Tuesday, January 02, 2007


If nothing else, let's learn something this month

Now that the holidays are over and it's January, my thoughts have turned to big winter reading projects. I'm sneaking up on the Odyssey, but I've also been browsing a lot in one of my favorite reference books, The Reader's Encyclopedia, edited by William Rose Benét (my edition is Crowell 1948; there are of course more recent editions). I use this book almost daily (and god knows I used it while reading the Iliad), but I've never sat down and read it cover to cover. What? Read a reference book? Yes, read a reference book. When I first got into the book business I used to read rare book price guides and auction records from cover to cover. And I've always liked dictionaries. Anyway, this month I'm going to work my way through the alphabet in The Reader's Encyclopedia. One letter a day. I'll be posting a few of my favorite entries here (keeping them short of course to appease the righteous and vengeful copyright infringement deities). Let's start right now:

Aldiborontephoscophornio. A courtier in Henry Carey's burlesque, Chrononhotonthologos (1734). Sir Walter Scott called his printer and personal friend James Ballantyne by this name. (p.20)

almighty dollar. Washington Irving seems to have been the first to use this expression which has become a byword for American materialism. (p.25)

Angurvadel. Frithiof's sword, inscribed with runic letters, which blazed in time of war, but gleamed with a dim light in time of peace. (p.36)

autonym. One's own name, as opposed to pseudonym. Hence a work published under the author's real name. (p.60)

At this rate, January will be over in no time.

Sarah, I use "The Reader's Encyclopedia" as well; maybe not every day but enough that my 1987 3rd edition is actually two books - she's split down the middle at page 643 (with a few pages in between not certain on which side they fit). Before I read it cover-to-cover, I think I'll take up bookbinding as a hobby - lol :)-

I've met a couple people (both femmes) who've read the entire Encyclopaedia Britannica. I tell them I've read about a third, because I proofread the damn thing for Senator William Benton, University of Chicago Trustee, CEO of the Encyclopaedia Britannica. (I exaggerate!)

My Benét's starts with Aakaer, Jeppe (1866-1930) and runs for 1091 p to Zwingli, Ulrich, the Swiss religious reformer.

Pleasant reading! I'll stick to my stack of 58-page Penguins from the 60th anniversary issue. That stack is thicker than Benét's but not as many words, not by a long shot.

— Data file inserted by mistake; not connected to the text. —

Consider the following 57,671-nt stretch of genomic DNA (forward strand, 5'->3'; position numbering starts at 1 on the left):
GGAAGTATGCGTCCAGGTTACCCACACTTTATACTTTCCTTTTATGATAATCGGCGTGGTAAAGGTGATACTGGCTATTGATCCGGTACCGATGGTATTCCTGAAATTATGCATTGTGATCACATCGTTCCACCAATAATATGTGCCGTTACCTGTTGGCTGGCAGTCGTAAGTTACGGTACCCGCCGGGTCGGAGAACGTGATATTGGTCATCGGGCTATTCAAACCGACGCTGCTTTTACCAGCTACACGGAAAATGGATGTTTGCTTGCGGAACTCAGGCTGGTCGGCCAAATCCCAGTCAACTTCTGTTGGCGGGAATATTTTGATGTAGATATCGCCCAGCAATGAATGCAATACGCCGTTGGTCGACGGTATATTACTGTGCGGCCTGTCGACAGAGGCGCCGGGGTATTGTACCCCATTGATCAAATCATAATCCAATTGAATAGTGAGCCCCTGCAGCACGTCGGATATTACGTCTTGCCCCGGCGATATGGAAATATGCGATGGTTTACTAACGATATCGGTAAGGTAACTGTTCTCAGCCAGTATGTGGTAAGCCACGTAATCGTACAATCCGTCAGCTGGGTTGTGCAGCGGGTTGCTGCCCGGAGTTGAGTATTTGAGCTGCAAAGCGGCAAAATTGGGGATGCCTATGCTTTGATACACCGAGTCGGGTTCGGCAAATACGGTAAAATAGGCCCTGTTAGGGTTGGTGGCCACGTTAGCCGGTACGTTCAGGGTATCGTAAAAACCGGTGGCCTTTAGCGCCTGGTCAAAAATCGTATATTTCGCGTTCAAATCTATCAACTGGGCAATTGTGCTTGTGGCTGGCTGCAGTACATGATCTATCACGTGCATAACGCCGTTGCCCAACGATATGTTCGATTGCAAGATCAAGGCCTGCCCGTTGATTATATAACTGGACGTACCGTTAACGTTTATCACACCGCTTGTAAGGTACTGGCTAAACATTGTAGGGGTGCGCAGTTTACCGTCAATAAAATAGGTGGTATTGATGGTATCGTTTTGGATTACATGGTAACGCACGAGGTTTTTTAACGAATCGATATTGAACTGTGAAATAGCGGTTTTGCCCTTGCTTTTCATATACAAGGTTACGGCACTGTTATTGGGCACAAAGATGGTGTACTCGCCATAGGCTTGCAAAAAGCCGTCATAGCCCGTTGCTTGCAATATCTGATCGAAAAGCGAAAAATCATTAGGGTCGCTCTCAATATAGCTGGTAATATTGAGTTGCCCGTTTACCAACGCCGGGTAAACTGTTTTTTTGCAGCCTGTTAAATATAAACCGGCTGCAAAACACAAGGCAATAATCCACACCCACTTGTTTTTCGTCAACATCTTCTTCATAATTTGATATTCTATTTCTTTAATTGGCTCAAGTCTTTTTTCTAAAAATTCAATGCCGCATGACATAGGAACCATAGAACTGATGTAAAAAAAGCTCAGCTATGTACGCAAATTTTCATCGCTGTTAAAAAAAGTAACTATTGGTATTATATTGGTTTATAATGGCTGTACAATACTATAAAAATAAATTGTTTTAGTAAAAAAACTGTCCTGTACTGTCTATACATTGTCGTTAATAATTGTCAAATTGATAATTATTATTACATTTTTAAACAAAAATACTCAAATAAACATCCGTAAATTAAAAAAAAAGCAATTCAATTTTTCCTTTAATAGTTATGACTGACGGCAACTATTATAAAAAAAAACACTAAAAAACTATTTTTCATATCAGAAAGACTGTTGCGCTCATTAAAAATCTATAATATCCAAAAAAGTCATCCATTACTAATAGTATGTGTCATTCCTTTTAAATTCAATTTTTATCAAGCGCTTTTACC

Sales are slow, huh? --Charlie
I have the third edition also, but I prefer the earlier edition for more arcane entries, and for the editorial comments scattered throughout.

I sold my 11th edition of the Britannica - it was the large paper edition and took up too much space - also the volumes were very difficult to hold while reading (huge and heavy). I've wanted to replace it with the india paper edition but have yet to find a set I can afford. Will I read it cover to cover? No. Well. Maybe. It's a tempting thought!

Have fun with the Penguins - a noble reading project. Great stuff in that series...

Yes, Charlie, slooooow. Lots of time to read right now. But that's ok, after the holiday madness of last month. Time to restock, and put my feet up and read the rest of the time. And blog, of course.
But "The Reader's Encyclopedia" you are reading is hardcover; the one I referred to in my comment is in paper.

This just hit me yesterday, when I saw vols 1 and 2 for sale orphaned from vols 3 and 4 of the 1948 edition of Benét's. I did not buy them, though the price was low, because it is a real big frustration to hold incomplete sets of reference books.

I'm glad to learn that you sold a set of Britannicas . . don't you wish everybody could?

If you ever run across sources that discuss encyclopedia entries and articles and the distinction between having them signed or unsigned by the author, I would find that issue interesting. Some interesting historical figures wrote entries in earlier E.B. editions. Today, authorship of entries is regarded as immaterial, which is a shame.
Thanks for the thoughts and excerpts. I've added a link to your plan to my Saturday Review of Books at www.semicolonblog.com. I try to collect reviews from various bloggers each Saturday, and you're welcome to post a link to a book review any Saturday.
Hi again Cy - I don't carry sets of encyclopedias at the shop, unless it's the 11th Britannica or something of similar quality (of course I would like earlier editions of the Britannica, also - and there is a pretty nice facsimile of the first edition widely available for those of us who can't afford an actual first). I've never seen a book about the making of the set, or the editor/compilers, but there must be one somewhere...

My copy of "The Reader's Ency" is indeed one volume - a fat hardcover with a good sewn binding. It's a pleasure to read!

Sherry, thanks very much for the link - I appreciate it, and if my reading program ever organizes itself into coherence, I will of course send reviews your way. Thanks for thinking of me.
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